Rivalries. It's in the genes of sports. If you're a fan of a specific team, there has to be one team you absolutely despise in return. For example, if you like the Red Sox, you totally hate the Yankees. If you like the Packers, you totally hate the Bears. If you like the Cowboys or the Penguins, everyone seems to hate you. No matter where you are, there's a blind hatred involved with people rooting for the other team. While there may be respect when it comes to other interest, sports fall into the category of things you should never discuss along with religion and politics. Then again, aren't there a lot of politics involved in the religion that is sports? I digress. In my time of watching and loving sports, I have read many reports of fans fighting in the stands over something extremely stupid which later results in police activity. Good times, I must say. While they often involve flying cups of beer, flying fists, and other flying objects (shoes?), others involve even harsher physical violence. I'm talking about sharp objects. While sharp objects are not permitted inside of stadiums, most of these fights take place outside, and most of them have gruesome results.
Sunday night following the Broncos/Chargers game in Denver, a fight broke out after an alleged near-collision while someone was pulling out of a parking spot. A knife was pulled out and at least three people were stabbed in the process. Luckily, the injuries were not life-threatening.
A parking spot. I could not make this up.
The idea that this is even happening or being brought into conversation is preposterous. Really? Are we thinking short-term again? This is enough to throw the unwritten code of ethics onto the table. While I have seen my share of rival fights in the stands, any idea of going so far as to stabbing someone over a parking lot incident is rather stupid in a sane person's mind. While there is the idea of making a statement, it's also another thing to shut someone up and the inevitable happens. In this case, three (possibly four) people were stabbed in the incident. When we go through a though process, anger tends to cut the whole "thinking things through" part and that's when the bad stuff usually happens. We see it all the time in the ghetto-style neighborhoods when one tussle turns into an unnecessary weapons display. In short, short-term anger leads to lack of long-term planning. One doesn't think of the consequences, and why is that? One wants an immediate solution to an irritating problem. It's not a video game, where the guy is going to respawn at home after a ten-second wait.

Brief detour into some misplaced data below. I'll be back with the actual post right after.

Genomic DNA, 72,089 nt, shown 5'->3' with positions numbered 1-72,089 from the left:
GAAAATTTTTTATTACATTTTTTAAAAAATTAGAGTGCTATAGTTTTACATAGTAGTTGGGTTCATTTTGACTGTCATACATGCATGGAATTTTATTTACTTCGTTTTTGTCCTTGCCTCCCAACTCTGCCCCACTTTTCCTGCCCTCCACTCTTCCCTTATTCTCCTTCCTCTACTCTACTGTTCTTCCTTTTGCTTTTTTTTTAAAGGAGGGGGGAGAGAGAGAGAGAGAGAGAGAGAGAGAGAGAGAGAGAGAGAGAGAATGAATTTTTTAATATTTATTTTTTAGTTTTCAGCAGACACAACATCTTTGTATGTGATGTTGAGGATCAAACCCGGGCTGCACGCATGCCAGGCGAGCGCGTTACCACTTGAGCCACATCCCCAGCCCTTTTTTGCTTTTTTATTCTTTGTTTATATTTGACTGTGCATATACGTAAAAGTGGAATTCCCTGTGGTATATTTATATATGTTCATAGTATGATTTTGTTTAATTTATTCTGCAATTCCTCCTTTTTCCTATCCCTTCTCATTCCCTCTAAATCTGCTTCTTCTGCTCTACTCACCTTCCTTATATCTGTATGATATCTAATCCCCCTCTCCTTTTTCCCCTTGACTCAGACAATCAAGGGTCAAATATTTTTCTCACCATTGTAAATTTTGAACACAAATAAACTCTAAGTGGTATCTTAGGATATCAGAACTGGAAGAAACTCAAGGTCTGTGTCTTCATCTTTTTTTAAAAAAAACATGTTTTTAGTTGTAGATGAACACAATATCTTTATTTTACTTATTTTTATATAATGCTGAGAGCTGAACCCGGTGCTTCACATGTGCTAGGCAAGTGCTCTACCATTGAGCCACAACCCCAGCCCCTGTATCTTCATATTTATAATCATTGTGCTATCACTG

This recent story comes on the heels of other national news stories involving fan violence after and even before the games occur. We're not talking one, but at least four or five here. For example, a 24-year-old man was fatally stabbed following a bar fight after a Dodgers/Giants game in late September. While charges were later filed and apologies were made, nothing was healed in the matter; there's a loss of life and a guilty conscience on the man who delivered that deadly blow. It's one thing to incapacitate a guy, but it's another to use a weapon that can end a person's life. Again, short-term anger turns into lack of long-term planning.
I'm not particularly saying this from a woman's perspective, but there's a fine, fine line between being a man and being stupid. There. I said it.
I'd like to direct you to this little video that was shot a few months ago after a Cowboys/Chargers game. While alcohol was involved with this incident, again, there is a fine line between showing that you're a man and that you're a total idiot. I'd like to note that this is one of many fan fights you will see on YouTube, and most of them result in law enforcement getting involved. Unfortunately, the only thing that sports organizations can do is enforce the law and practice the correct discretionary measures toward unruly fans through security and ground rules explained in various locations in the vicinity. I feel as if teams and franchise owners almost take some sort of responsibility for these matters because, after all, these fans are rooting for their team and their actions are giving their team bad publicity. Even when it doesn't involve violence, such as when a fan fell to his death at Turner Field in Atlanta in August or at Candlestick Park in San Francisco in September, there is some sort of an "uh oh, what happened here" thought flying around the head.
There is a general understanding that it is human instinct to express the policy of "actions speak louder than words." However, when that instinct kicks in, the "flight or fight response" rears its head and takes over. There's no morals, there's no remorse; it's all about making the statement. Unfortunately, there's the assistance with alcohol and the reason to be angry in a rival showdown going sour. I'd also like to note again that some of the reasons for these altercations are asinine and they make me want to throw my head into my hands asking: "Why? Why are people so stupid? Why do I want to smack them upside the head?" Then we hear that voice in our heads, replying: "[Your name], people are crazy, that's all. This is normal." Life goes on as usual. There are other ways to cope with these bouts of anger, believe me. This has to be the worst wave of fan violence in a very long time, and it doesn't seem to be getting any better. You can blame society all you want; it's just an awful shame that it's at the expense of an exciting sporting event.
(What is it with the Chargers and San Francisco teams making multiple appearances in this article? Sheesh.)
(Here are the articles used as reference in this article. Read if you wish. 1, 2, 3)